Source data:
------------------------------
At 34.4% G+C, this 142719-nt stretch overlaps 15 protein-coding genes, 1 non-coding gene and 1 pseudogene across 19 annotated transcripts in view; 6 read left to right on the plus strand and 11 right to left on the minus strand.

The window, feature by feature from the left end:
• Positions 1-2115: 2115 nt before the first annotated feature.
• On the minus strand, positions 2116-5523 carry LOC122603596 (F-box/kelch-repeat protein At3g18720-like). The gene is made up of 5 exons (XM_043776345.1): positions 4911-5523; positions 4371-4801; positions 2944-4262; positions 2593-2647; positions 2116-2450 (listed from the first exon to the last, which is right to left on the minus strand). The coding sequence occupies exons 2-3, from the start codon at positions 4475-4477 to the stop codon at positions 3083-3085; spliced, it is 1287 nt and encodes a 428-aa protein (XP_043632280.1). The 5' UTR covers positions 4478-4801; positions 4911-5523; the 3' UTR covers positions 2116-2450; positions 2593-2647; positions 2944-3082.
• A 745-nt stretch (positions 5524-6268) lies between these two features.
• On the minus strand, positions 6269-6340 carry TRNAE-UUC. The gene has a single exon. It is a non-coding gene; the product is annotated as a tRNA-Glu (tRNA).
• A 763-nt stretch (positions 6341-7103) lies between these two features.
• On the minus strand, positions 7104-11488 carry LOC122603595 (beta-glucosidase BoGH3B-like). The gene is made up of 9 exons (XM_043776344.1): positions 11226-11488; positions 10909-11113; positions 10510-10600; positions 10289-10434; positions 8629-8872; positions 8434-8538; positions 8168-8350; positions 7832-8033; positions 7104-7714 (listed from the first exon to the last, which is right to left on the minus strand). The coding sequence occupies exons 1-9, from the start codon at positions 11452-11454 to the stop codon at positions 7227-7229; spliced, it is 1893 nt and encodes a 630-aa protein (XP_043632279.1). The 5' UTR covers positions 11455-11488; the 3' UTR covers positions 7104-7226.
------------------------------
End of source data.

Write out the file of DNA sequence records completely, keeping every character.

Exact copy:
At 34.4% G+C, this 142719-nt stretch overlaps 15 protein-coding genes, 1 non-coding gene and 1 pseudogene across 19 annotated transcripts in view; 6 read left to right on the plus strand and 11 right to left on the minus strand.

The window, feature by feature from the left end:
• Positions 1-2115: 2115 nt before the first annotated feature.
• On the minus strand, positions 2116-5523 carry LOC122603596 (F-box/kelch-repeat protein At3g18720-like). The gene is made up of 5 exons (XM_043776345.1): positions 4911-5523; positions 4371-4801; positions 2944-4262; positions 2593-2647; positions 2116-2450 (listed from the first exon to the last, which is right to left on the minus strand). The coding sequence occupies exons 2-3, from the start codon at positions 4475-4477 to the stop codon at positions 3083-3085; spliced, it is 1287 nt and encodes a 428-aa protein (XP_043632280.1). The 5' UTR covers positions 4478-4801; positions 4911-5523; the 3' UTR covers positions 2116-2450; positions 2593-2647; positions 2944-3082.
• A 745-nt stretch (positions 5524-6268) lies between these two features.
• On the minus strand, positions 6269-6340 carry TRNAE-UUC. The gene has a single exon. It is a non-coding gene; the product is annotated as a tRNA-Glu (tRNA).
• A 763-nt stretch (positions 6341-7103) lies between these two features.
• On the minus strand, positions 7104-11488 carry LOC122603595 (beta-glucosidase BoGH3B-like). The gene is made up of 9 exons (XM_043776344.1): positions 11226-11488; positions 10909-11113; positions 10510-10600; positions 10289-10434; positions 8629-8872; positions 8434-8538; positions 8168-8350; positions 7832-8033; positions 7104-7714 (listed from the first exon to the last, which is right to left on the minus strand). The coding sequence occupies exons 1-9, from the start codon at positions 11452-11454 to the stop codon at positions 7227-7229; spliced, it is 1893 nt and encodes a 630-aa protein (XP_043632279.1). The 5' UTR covers positions 11455-11488; the 3' UTR covers positions 7104-7226.